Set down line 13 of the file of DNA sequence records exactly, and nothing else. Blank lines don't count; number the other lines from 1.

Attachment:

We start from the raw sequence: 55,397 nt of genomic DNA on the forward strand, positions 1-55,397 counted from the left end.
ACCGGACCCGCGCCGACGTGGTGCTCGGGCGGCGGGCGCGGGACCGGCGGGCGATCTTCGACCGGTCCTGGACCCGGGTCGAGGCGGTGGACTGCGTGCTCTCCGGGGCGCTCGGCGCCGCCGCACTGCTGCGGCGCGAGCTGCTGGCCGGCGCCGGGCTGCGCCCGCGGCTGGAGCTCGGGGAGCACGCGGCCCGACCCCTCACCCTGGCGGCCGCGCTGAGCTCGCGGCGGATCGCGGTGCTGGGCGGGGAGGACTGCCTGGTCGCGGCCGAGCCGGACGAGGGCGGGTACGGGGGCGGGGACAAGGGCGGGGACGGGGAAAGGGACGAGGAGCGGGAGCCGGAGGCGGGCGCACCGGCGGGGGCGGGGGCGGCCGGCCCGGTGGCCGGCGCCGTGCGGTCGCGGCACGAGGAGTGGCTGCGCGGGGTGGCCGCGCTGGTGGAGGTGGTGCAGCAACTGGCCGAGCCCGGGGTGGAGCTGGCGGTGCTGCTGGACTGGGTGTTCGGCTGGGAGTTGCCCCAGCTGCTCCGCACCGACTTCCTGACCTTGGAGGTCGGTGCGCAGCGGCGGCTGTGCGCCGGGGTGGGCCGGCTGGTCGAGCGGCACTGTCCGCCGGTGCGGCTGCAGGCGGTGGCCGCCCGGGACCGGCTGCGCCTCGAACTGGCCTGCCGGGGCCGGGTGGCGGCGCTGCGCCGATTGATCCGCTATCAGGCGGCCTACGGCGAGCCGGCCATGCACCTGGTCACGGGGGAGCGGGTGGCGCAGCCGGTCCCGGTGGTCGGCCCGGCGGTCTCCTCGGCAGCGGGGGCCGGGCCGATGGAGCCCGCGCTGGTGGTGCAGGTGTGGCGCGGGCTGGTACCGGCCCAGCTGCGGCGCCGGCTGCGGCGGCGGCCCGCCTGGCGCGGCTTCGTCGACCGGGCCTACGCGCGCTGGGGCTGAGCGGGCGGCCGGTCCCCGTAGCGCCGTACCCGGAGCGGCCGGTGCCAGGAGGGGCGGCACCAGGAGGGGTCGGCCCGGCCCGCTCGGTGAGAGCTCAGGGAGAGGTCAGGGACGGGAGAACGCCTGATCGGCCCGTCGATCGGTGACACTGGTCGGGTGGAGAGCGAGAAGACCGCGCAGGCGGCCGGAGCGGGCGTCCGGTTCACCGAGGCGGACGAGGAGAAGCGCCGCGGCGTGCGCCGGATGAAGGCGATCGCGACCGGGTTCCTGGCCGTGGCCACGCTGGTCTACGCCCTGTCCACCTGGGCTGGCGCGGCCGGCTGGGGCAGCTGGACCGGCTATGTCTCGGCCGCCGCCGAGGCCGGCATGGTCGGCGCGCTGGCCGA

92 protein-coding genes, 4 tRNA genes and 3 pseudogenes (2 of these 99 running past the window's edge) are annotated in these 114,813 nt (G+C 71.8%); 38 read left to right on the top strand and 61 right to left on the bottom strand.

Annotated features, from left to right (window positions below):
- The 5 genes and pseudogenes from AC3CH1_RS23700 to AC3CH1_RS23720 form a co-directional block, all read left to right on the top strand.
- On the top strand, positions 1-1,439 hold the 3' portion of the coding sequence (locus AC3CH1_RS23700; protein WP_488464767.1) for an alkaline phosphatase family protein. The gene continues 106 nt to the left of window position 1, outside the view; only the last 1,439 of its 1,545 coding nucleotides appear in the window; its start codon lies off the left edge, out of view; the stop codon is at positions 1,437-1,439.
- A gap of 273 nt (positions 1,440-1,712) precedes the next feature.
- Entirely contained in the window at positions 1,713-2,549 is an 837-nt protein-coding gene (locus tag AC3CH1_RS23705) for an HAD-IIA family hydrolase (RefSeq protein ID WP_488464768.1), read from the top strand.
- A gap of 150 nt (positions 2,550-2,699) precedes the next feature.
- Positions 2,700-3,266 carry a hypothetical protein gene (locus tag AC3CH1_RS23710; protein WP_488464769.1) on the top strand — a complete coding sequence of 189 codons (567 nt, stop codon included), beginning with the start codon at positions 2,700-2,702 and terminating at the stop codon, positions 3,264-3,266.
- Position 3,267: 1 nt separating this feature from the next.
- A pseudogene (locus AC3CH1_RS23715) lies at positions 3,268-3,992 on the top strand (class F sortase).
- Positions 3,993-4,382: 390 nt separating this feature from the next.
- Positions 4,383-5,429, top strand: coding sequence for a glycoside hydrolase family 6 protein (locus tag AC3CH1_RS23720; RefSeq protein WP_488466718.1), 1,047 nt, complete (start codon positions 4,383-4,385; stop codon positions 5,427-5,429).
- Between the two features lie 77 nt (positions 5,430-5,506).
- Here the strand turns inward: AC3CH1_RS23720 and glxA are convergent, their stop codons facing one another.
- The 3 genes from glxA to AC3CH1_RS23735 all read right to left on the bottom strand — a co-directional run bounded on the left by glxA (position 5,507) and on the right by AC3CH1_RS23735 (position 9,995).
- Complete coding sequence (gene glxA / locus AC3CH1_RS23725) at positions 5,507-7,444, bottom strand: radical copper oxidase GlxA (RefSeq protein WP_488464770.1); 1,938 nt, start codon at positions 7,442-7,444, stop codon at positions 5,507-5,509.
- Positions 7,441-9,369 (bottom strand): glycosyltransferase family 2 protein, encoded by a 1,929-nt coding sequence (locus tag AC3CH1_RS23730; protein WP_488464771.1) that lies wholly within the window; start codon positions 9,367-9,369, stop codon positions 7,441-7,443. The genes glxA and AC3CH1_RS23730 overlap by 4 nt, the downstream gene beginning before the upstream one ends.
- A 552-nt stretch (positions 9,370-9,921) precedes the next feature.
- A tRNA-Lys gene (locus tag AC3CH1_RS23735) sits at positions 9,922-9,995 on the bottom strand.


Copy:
- Positions 3,993-4,382: 390 nt separating this feature from the next.